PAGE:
It has been a challenging winter since my wonderful mother passed away last month. She was the best person I knew. I am lucky to have art to turn to, as it always proves to be such a refuge. I practically run to board the train each week for art class in downtown L.A. Although I still enjoy painting, my latest refuge has been working with fabric — I’ve been creating a large piece that explores my family’s past.
My father always warned me not to look into his family’s side, saying “you may find a horse thief.” So far no horse thieves but definitely some twists and turns. Turns out I am descended, in small part, from people from Benin and Ghana. My grandfather was one quarter black; my dad was an octoroon.
As I have learned, the DeCuirs came to the U.S. in 1720 from Macon, a town that was once in France but is now in Belgium following a few wars and boundary changes. In Louisiana, our newly arrived ancestors started marrying those already there….many were free people of color.
Left: Albert DeCuir sailed to America in 1720; hand and machine stitched. Right: Checked fabric is French from the 1800s. Symbols are from those found on a grís-grís bag, worn by girls for protection. Note Islamic verses; this tradition traces back to Senegal & Ghana.
Apparently, Louisiana has a complicated racial and colonial history. Before Louisiana became an American territory in 1803, the area was under French and then Spanish control. Some of these free people of color were quite wealthy and even owned slaves themselves. (At the time, slaves could gain their freedom in several ways, by fighting for the colony or teaching the master’s children, for example.) I have a hard time getting into the mind of my slave-owning French, Black and Creole ancestors. I can’t help but think about how bizarre this is while I sew.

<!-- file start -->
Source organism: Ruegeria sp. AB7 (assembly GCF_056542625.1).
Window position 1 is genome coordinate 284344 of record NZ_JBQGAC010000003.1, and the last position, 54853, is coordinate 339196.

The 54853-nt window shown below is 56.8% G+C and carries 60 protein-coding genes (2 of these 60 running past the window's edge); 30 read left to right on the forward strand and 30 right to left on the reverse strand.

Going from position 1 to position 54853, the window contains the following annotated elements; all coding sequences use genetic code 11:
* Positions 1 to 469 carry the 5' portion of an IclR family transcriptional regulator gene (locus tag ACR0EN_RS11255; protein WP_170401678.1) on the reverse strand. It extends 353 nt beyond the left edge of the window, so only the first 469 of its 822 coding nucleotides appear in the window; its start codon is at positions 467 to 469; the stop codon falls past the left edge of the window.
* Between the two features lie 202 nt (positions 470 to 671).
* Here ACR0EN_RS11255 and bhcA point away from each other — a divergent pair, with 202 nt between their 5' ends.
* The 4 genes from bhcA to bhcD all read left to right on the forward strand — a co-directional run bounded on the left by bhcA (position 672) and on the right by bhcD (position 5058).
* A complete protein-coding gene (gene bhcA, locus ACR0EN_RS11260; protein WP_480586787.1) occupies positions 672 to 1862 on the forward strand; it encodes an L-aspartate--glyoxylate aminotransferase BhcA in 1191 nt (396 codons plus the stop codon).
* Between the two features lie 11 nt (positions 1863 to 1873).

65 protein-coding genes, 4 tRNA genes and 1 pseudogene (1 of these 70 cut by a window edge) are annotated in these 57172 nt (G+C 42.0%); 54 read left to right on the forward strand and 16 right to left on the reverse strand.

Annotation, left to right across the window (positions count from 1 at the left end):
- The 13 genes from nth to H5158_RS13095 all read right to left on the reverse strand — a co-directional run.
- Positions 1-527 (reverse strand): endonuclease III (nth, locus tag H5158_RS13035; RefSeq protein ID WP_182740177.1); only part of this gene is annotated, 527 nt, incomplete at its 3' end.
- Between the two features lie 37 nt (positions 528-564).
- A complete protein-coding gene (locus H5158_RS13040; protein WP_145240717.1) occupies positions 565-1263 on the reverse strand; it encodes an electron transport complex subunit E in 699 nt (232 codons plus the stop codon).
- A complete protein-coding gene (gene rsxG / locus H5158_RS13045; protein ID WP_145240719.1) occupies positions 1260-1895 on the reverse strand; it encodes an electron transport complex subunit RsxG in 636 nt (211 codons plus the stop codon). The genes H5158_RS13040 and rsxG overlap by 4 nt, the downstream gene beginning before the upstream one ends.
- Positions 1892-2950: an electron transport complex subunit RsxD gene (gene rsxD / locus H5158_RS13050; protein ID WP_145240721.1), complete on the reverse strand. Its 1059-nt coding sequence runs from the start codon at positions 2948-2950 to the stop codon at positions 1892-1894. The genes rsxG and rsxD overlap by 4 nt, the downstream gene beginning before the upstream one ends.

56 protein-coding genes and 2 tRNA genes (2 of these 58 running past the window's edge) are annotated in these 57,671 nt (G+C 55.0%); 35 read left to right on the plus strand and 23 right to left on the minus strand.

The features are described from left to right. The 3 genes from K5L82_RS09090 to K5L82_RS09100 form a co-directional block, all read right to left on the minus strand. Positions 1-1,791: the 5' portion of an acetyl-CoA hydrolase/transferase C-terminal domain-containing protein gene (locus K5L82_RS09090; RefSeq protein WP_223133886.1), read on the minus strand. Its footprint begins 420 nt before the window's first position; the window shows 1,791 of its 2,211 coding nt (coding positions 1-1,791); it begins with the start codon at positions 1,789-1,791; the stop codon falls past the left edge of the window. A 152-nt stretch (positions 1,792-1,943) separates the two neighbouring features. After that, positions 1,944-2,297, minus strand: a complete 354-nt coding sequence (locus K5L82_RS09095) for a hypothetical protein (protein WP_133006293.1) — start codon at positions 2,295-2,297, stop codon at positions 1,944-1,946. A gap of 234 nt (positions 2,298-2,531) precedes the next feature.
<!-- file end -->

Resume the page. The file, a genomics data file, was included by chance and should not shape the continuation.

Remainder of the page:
Using fabric from the present and the past, this new artwork uses as a reference point the area of Pointe Coupée, Louisiana, but rather than just copy a map, I have used it as a way to suggest many elements that come to mind: the much-divided plots of land for sugar, indigo, and cotton fields, the winding Mississippi, the mixing of French and African languages that became Kouri-Vini, the stolen lives of endless work, and the fact that I nearly lived my whole life knowing nothing about these ancestors.
*Re. Riverlake Plantation: I opened The NY Times in December of 2019 to learn, to my horror, that author Ernest Gaines (Autobiography of Miss Jane Pittman) grew up on Riverlake where five generations of his family had lived as slaves. About 20 years ago, he purchased the unkempt graveyard in order to be sure it would be taken care of properly.
Suzanne’s website is suzannedecuirfineart.com. Click here to watch “Life Jackets,” the 8-minute film (free streaming) by Pamela Beere Briggs & William McDonald featuring another of Suzanne’s recent projects.